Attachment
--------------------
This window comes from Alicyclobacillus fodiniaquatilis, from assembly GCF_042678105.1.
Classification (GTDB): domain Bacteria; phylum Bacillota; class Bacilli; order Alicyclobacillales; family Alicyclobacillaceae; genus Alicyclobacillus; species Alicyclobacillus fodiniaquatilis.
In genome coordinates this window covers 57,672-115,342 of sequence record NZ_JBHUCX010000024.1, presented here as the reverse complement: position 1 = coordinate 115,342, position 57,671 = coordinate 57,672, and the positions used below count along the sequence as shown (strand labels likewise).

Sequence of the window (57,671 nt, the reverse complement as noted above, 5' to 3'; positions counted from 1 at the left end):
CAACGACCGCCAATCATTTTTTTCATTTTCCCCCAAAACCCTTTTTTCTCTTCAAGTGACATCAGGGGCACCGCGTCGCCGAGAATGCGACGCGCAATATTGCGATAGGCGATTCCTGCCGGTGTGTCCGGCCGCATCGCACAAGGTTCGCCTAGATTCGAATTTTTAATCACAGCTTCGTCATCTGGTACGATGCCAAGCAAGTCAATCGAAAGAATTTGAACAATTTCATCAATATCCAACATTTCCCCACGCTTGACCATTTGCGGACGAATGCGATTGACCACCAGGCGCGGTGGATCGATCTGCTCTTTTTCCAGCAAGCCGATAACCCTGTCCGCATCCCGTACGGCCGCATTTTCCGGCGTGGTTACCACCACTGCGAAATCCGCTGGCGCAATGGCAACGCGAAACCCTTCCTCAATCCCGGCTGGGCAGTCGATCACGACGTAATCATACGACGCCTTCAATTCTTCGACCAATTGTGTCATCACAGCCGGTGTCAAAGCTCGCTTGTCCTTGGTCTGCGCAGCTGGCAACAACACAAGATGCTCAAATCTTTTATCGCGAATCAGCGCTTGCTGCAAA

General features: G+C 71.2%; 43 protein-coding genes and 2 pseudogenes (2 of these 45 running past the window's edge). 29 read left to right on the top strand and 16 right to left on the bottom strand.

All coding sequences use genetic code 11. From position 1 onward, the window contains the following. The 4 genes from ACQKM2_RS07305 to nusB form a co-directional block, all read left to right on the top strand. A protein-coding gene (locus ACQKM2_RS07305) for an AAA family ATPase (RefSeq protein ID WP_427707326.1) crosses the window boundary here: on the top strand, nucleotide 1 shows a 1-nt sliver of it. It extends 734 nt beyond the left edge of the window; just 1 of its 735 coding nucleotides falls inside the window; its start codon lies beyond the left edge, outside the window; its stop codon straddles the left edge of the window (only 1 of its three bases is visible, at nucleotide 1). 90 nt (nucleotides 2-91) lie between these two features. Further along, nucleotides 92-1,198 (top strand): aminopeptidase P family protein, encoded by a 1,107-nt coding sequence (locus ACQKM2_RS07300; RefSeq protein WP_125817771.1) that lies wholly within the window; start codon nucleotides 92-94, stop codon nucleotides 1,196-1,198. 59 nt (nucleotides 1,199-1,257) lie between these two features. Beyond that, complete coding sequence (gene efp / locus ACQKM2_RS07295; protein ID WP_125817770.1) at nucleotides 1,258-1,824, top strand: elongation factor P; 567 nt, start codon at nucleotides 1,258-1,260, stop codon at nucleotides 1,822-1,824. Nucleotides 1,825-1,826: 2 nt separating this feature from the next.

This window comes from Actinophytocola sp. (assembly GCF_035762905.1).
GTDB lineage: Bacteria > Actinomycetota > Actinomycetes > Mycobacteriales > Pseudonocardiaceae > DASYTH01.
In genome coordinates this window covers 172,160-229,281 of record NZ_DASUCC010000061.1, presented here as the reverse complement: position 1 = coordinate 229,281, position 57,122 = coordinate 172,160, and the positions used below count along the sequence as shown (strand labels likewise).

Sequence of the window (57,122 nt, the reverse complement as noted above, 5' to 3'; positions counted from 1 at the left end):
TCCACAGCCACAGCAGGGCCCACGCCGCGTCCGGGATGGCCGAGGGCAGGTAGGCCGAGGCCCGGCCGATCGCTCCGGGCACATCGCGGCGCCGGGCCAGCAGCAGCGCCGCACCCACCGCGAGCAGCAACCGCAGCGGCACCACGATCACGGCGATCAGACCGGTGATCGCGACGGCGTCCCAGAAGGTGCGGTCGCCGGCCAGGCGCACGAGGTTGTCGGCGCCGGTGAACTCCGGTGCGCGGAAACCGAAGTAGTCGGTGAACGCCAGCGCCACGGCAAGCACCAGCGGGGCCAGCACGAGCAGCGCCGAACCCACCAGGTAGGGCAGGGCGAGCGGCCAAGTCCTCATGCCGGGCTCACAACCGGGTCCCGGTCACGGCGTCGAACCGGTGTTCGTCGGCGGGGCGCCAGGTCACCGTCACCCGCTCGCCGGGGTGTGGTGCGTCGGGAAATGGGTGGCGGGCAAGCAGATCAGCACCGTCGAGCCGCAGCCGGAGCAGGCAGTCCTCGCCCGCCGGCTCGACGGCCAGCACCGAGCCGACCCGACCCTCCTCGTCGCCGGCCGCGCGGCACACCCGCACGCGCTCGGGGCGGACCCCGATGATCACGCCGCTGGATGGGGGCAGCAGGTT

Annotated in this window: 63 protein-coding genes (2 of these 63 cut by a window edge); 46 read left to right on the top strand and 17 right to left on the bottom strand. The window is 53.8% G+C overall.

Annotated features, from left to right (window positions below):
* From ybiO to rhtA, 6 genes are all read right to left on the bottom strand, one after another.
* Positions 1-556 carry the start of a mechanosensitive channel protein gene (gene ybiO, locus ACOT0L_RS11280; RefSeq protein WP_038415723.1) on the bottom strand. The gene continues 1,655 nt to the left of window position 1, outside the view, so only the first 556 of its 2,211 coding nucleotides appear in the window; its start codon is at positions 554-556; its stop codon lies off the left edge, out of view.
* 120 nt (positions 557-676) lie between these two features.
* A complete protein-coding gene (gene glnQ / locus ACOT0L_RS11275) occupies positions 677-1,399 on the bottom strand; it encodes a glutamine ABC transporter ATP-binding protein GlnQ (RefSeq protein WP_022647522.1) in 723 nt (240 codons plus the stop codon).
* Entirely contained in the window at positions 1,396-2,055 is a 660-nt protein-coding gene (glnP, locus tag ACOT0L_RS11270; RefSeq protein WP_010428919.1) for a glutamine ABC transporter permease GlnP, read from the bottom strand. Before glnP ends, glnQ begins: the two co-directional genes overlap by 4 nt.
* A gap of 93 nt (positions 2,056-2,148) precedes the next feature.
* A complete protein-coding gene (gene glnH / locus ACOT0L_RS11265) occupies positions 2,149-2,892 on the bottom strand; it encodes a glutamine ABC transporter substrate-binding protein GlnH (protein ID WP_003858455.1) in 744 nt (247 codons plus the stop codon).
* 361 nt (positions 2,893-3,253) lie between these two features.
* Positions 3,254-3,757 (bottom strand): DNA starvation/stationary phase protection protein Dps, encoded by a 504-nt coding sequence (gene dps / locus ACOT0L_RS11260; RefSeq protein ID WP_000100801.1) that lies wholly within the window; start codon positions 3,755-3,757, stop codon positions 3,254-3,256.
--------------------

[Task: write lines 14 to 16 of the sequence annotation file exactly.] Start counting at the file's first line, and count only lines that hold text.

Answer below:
Annotated features, from left to right (window positions below):
* From ybiO to rhtA, 6 genes are all read right to left on the bottom strand, one after another.
* Positions 1-556 carry the start of a mechanosensitive channel protein gene (gene ybiO, locus ACOT0L_RS11280; RefSeq protein WP_038415723.1) on the bottom strand. The gene continues 1,655 nt to the left of window position 1, outside the view, so only the first 556 of its 2,211 coding nucleotides appear in the window; its start codon is at positions 554-556; its stop codon lies off the left edge, out of view.